• Although the evidence is adequate for a few limited outcomes, the overall evidence on the early treatment of asymptomatic, screen-detected vitamin D deficiency to improve health outcomes is inadequate.
  • There are no studies evaluating the direct harms of screening.
  • There is adequate evidence that the harms of treatment of vitamin D deficiency are small to none.

The “Discussion” section is illuminating. They cover the effects of vitamin D deficiency, from clear dangers like rickets to less conclusive risks of falls, functional limitations, depression, etc. They cite a study showing that 19% of the US population is at risk for vitamin D inadequacy. They cover risk factors for low vitamin D levels. They point out that dark-skinned people have lower vitamin D levels than whites but that it may be more bioavailable, and they are less likely to have adverse clinical outcomes. Obese people have lower levels, but we don’t know whether they have greater requirements or have greater sequestration into fat tissues. They mention studies showing adverse effects of supplementation, but state that methodological deficiencies in those studies make it difficult to determine actual harms. They plan future updates and may look into risk assessment tools.

Who agrees? Who disagrees?

  • No national primary care professional organizations currently recommend routine, population-wide screening for vitamin D deficiency.
  • The American Congress of Obstetricians and Gynecologists, the American Geriatric Society, and the National Osteoporosis Foundation recommend testing for vitamin D as part of osteoporosis management or falls prevention.
  • The Endocrine Society recommends screening only patients at risk.
  • The Institute of Medicine has no guidelines on screening, but recommends an intake of 600 IU a day up to age 70 and 800 IU a day for those over 70.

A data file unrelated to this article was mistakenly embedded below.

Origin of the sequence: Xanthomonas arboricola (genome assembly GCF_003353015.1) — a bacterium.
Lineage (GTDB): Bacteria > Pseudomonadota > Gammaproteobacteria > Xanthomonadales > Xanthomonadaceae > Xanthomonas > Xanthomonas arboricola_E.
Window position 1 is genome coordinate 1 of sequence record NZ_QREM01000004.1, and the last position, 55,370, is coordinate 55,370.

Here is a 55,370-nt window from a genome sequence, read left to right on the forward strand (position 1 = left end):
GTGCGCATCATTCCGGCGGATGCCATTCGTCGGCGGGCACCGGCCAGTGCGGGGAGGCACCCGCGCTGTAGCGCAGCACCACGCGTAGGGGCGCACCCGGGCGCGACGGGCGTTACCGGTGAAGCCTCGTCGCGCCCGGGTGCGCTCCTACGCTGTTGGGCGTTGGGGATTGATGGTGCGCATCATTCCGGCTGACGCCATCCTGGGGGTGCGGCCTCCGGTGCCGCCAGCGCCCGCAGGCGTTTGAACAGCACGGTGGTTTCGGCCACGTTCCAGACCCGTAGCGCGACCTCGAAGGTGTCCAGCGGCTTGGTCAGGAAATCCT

• The American Academy of Family Physicians agrees with the USPSTF that the evidence is insufficient to assess the balance of benefits and harms of screening the general population, but emphasizes that there are many situations where testing may be indicated, for instance in patients with osteoporosis or malabsorption disorders.
  • Several doctors have spoken out against the USPSTF findings.

What’s the harm?

It could be argued that we could just skip the step of testing and have everyone take vitamin D supplements, since they would benefit those who are deficient and would be unlikely to harm those who are not. We add iodine to salt to benefit those who need it, and it doesn’t hurt the rest of us.

That is a reasonable suggestion, but as with everything else in medicine, we shouldn’t jump to conclusions before adequate testing. We might find out that it does more harm than good and/or that it wastes money. Some studies do suggest that there might be adverse consequences of supplementation to high vitamin D levels.


Should you be tested for vitamin D? It would be nice if there were a simple clear-cut answer to that question that would satisfy everyone, but there isn’t. The USPSTF has given us the evidence-based statement that the current evidence is insufficient to recommend either for or against screening. Science can inform us, but it can’t dictate how we should respond to the information. There is room for different responses. Some will choose to screen selected patients with risk factors for low levels of vitamin D. Some will choose to take vitamin D supplements on the precautionary principle, with or without screening tests. Some will decide to spend more time in the sun and risk skin cancer. Some will be content not to screen or supplement until there is better evidence to guide us.

Science-based medicine is complicated. In contrast, CAM frequently appears to be far less complicated. It tends to provide definitive answers that are simple and reassuring. Unfortunately those simple answers all too often turn out to be wrong. Sometimes “I don’t know” is the only reasonable answer.

This article was originally published in the Science-Based Medicine Blog.

Dr. Hall is a contributing editor to both Skeptic magazine and the Skeptical Inquirer. She is a weekly contributor to the Science-Based Medicine Blog and is one of its editors. She has also contributed to Quackwatch and to a number of other respected journals and publications. She is the author of Women Aren’t Supposed to Fly: The Memoirs of a Female Flight Surgeon and co-author of the textbook, Consumer Health: A Guide to Intelligent Decisions.